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Last Updated: Friday, 4 November 2005, 18:46 GMT
Laptop link-up: Quake aftermath
360-degree panorama
View a 360-degree panorama of Muzaffarabad

On Friday 4 November, BBC News hosted a live link-up with people in the city of Muzaffarabad, which was virtually demolished by the disaster.

As part of the link-up, children from schools in the British city of Bradford, which has a large Pakistani population, sent their questions to earthquake survivors in Muzaffarabad.

BBC News website reporter Neil Arun in Muzaffarabad put questions from the Bradford schoolchildren and from readers around the world to people there.

Read on to see how the day unfolded.

2100 - 2200 local time

By Neil Arun

Night has fallen on Muzaffarabad after an Eid celebration unlike any in this city's history.

Charity begins at home

On a traditional day of festivity and family reunions, almost every household is in mourning - the pain of losing loved ones to last month's quake has never felt sharper.

As the laptop link-up got under way this morning, the participants, homeless and bereaved, said they had nothing to celebrate.

At midday, we left the BBC camp and returned to the places these people now call home - dusty encampments on the outskirts of the city.

It was here, amid the colour and squalor of hundreds of families forced into close proximity, that a festive spirit became apparent.

Children milled around our equipment, many wearing their smartest clothes. Mothers sat in tents, washing and dressing their offspring.

Men approached to offer Eid greetings, others seized my hand insisting I visit their tents and meet their families.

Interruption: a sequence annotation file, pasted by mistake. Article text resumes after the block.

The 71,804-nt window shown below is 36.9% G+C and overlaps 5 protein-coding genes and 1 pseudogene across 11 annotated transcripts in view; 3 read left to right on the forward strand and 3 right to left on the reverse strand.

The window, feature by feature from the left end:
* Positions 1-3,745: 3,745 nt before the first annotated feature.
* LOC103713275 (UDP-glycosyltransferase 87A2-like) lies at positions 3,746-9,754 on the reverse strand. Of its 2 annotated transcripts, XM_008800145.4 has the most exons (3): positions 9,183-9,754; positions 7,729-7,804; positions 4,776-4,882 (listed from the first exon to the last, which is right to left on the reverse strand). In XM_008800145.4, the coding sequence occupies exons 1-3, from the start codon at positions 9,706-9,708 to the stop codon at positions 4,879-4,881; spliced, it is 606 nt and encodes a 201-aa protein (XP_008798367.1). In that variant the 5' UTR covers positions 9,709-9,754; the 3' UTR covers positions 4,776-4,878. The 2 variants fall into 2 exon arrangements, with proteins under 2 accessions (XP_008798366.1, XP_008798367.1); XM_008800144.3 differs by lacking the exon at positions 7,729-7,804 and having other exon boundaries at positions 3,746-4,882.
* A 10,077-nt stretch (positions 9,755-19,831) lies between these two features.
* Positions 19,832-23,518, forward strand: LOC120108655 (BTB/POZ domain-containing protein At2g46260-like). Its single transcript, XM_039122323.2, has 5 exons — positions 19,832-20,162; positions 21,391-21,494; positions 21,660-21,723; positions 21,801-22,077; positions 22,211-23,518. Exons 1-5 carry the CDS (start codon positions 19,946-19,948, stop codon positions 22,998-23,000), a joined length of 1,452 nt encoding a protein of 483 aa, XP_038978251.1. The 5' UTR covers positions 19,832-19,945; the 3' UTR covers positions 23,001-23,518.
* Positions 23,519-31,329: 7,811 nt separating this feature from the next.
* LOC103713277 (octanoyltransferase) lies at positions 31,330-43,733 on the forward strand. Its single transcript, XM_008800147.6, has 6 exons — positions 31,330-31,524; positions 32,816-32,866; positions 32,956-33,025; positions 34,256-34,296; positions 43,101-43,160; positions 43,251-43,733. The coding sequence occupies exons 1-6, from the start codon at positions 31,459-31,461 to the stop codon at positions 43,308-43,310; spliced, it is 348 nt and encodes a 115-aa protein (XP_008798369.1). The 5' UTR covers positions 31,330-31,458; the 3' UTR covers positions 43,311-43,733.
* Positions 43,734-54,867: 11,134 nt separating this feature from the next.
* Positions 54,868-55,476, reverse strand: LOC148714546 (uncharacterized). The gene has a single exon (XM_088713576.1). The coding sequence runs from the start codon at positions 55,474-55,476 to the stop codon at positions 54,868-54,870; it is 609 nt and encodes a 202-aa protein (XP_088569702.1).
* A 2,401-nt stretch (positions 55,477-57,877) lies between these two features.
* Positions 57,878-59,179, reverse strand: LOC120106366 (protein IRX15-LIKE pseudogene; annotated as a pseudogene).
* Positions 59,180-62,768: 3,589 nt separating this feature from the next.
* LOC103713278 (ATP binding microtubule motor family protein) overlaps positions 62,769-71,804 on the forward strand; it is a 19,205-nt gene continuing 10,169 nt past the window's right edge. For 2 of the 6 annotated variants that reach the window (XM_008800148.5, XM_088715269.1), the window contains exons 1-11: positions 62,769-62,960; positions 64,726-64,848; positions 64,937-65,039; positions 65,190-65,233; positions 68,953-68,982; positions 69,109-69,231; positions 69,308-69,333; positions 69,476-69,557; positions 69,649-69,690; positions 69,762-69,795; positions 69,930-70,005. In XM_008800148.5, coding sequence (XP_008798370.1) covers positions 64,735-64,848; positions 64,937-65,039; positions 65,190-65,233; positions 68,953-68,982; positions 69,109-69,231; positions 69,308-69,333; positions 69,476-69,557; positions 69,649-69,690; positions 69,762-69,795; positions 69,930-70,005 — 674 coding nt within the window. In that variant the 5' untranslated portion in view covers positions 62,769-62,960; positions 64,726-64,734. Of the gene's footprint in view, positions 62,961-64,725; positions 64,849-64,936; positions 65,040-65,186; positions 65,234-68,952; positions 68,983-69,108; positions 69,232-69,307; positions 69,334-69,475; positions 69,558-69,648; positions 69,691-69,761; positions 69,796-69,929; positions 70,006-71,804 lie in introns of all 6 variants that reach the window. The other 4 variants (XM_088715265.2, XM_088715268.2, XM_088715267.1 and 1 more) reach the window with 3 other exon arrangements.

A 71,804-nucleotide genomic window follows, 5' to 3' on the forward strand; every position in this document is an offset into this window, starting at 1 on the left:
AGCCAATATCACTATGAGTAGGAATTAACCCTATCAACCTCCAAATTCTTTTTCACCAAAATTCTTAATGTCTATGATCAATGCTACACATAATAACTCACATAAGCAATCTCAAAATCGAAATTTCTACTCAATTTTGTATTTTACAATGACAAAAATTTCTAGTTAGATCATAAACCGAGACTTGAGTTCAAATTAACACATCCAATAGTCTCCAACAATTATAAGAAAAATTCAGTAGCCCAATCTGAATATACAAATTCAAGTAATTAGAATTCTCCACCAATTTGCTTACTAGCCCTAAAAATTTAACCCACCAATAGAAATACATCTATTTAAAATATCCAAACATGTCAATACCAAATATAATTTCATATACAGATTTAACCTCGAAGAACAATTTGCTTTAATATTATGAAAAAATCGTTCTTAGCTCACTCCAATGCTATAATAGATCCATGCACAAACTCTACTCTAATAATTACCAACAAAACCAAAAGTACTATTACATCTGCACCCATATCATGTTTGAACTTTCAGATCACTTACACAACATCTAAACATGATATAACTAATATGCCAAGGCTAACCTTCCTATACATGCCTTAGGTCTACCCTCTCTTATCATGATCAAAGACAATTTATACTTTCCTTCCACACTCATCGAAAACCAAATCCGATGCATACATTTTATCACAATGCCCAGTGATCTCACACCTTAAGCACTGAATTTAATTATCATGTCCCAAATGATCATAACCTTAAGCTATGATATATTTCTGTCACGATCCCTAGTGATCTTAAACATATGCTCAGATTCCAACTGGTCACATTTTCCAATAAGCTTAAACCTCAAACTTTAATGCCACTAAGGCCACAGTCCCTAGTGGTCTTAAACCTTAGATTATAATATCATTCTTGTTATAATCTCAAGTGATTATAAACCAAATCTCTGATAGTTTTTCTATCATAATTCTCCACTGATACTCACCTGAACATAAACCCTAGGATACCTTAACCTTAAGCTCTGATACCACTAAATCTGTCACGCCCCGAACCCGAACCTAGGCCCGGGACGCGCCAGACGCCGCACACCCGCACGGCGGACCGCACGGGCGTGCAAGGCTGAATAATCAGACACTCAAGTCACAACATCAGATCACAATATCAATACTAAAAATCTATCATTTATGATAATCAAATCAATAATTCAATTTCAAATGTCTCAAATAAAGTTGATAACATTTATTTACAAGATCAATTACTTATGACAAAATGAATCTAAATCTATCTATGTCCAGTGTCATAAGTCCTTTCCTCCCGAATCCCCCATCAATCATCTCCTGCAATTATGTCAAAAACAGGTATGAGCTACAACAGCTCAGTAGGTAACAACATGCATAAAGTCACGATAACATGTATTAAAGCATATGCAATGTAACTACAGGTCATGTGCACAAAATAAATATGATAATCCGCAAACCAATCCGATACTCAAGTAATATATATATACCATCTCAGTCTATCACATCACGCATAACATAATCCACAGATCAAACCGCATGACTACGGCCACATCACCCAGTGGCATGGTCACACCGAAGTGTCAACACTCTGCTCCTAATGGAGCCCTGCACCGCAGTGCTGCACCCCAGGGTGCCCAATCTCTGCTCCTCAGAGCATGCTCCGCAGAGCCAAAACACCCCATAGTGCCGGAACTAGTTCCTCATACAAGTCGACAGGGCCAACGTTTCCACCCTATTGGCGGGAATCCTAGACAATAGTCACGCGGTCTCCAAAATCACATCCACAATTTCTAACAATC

At first I thought they wanted to show me the adversity in which they lived - but on arriving at the tents, I discovered the motive was no more than hospitality.

Tea and sweets were conjured for the guest. The only lament I heard was that I had not visited Muzaffarabad two months ago, before the quake took their homes away.

I returned to the BBC base after dusk. As the evening chill set in, I wondered how long such a warm-hearted people could survive the Himalayan winter homeless.

1900 - 2000 local time

QUESTION: What do you think your future will look like now there has been an earthquake?
Sidra Saddique, Thornbury Primary school, Bradford


Map of Kashmir
Pakistan death toll: 73,276
Death toll in Muzaffarabad district: 33,724
Population of Muzaffarabad district in 2002: 833,000
Children killed by quake: 17,000
Sources: Unicef; local government

Rizwan Zia, 28, businessman:
I used to travel, enjoy seeing the world. Now I just want to stay here. This is my world now, sitting here, looking after my family, guarding what's left of our house. I want whoever that's reading this to know - whether this Muzaffarabad is rebuilt or not, we are never leaving here. We will stay on now, whatever happens next. This is our home.

Imran Zia, 26:
Same here. I need go no further than Islamabad, only 140 km away, to find the noise and chaos gives me a headache. I see people there living life as normal and I feel they don't care what happened to us. Only I know this pain.

Pray for us, whoever you are reading this, give us motivation.

QUESTION: Is the Western world currently doing enough to bring the people back on their feet and give them a shred of hope?
Emad, Montreal


Rizwan Zia:
We've seen a lot of aid here. Relief has come from afar. There is no shortage of supplies. But there is no long-term plan. And that makes me worry. What happens when the relief goods run out? What happens if, heaven forbid, there is another earthquake somewhere else? Then everyone will forget about us. Their attention will shift and we will be left as we here. I fear nothing of lasting value is being done with the aid we receive.

Imran Zia: